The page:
Kishida Vows to Defend Freedom, Democracy

Politics

Washington, Jan. 13 (Jiji Press)--Japanese Prime Minister Fumio Kishida on Friday underscored his country's commitment to the defense of freedom and democracy, in an address at Johns Hopkins University School of Advanced International Studies in Washington.

Noting that the international order is now in jeopardy due to Russia's invasion of Ukraine, he said that Japan will "take action to defend our freedom and democracy."

"Due to the ongoing major shift in the balance of power across the globe, nations are now once again competing fiercely, and the world is now entering an era where we are witnessing a complex intertwining of cooperation and division," he said in the speech, entitled "Japan's Decision at History's Turning Point."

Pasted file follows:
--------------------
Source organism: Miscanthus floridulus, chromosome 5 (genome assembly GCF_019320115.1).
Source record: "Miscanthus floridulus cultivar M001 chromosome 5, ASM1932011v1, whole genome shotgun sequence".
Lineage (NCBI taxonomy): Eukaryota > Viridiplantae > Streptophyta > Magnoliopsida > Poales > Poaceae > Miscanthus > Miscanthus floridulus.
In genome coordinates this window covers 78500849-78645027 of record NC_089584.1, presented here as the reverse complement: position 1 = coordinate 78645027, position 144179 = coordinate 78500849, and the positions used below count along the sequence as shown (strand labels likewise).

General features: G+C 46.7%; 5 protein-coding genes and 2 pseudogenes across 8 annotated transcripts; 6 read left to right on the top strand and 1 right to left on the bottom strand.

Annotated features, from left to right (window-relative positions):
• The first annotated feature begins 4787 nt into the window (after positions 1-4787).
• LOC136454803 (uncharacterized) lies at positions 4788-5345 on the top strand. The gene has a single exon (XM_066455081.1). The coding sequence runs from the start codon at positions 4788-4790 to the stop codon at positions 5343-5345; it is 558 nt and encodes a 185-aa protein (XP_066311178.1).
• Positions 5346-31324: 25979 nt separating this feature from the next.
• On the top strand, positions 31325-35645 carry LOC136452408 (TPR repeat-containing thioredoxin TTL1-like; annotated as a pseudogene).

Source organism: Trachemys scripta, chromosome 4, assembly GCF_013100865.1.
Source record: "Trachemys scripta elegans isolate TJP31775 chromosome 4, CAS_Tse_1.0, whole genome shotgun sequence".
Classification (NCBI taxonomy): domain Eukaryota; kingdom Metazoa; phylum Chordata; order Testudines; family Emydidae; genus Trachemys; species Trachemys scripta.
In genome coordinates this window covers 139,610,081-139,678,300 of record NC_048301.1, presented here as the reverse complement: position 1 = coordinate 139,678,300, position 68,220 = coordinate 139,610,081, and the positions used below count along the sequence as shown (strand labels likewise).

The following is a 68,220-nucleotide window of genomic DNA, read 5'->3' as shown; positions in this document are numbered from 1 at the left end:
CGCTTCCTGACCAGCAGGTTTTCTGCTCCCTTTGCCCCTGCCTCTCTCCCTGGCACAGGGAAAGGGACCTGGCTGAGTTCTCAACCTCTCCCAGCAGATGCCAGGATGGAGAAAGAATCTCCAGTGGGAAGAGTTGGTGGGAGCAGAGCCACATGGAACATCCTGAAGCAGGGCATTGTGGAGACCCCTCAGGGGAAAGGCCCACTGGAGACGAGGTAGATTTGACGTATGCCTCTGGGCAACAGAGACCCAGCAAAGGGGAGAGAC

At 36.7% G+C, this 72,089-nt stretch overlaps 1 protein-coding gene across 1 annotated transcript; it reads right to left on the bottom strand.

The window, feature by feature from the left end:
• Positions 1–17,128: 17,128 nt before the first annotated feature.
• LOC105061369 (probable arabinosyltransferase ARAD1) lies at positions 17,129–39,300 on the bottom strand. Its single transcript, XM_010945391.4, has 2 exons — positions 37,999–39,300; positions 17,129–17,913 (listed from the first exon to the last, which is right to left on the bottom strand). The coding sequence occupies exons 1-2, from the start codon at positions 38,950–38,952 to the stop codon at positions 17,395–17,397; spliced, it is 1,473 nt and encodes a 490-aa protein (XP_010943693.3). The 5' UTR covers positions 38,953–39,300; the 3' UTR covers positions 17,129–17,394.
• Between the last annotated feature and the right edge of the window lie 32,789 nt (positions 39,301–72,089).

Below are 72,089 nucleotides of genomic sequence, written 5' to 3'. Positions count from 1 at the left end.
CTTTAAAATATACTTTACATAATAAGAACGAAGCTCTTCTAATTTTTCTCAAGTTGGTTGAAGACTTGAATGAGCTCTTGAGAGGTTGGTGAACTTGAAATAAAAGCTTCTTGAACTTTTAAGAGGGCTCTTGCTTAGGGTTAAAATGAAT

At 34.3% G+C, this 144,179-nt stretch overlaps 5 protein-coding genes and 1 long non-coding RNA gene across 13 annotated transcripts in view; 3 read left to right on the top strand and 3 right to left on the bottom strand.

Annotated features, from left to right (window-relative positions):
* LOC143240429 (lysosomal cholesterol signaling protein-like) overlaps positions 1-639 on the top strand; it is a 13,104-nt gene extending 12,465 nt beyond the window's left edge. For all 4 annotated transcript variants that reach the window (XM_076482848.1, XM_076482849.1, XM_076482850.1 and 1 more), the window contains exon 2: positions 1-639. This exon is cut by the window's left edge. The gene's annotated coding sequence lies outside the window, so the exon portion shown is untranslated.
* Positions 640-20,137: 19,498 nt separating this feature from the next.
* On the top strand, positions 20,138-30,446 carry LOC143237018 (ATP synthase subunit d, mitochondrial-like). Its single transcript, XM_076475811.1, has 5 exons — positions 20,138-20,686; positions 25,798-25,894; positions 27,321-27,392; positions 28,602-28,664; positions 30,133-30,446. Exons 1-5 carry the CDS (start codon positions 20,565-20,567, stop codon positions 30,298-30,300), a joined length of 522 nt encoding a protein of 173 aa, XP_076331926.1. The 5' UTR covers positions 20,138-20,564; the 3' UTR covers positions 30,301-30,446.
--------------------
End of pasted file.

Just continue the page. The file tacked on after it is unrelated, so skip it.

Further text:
The Japanese government's revision late last year of its three key national security documents is "one of the most historically critical milestones" for strengthening the Japan-U.S. alliance, Kishida said, citing Japan's plans to increase its defense spending to 2 pct of the country's gross domestic product, acquire counterstrike capabilities and improve response capabilities in the field of cybersecurity.

Kishida showed concern over China, saying that the country "has some visions and claims on the international order that...we can never accept." Japan should "say what needs to be said to China," he stated while stressing the need for Tokyo and Beijing to make efforts to build "a constructive and stable relationship."

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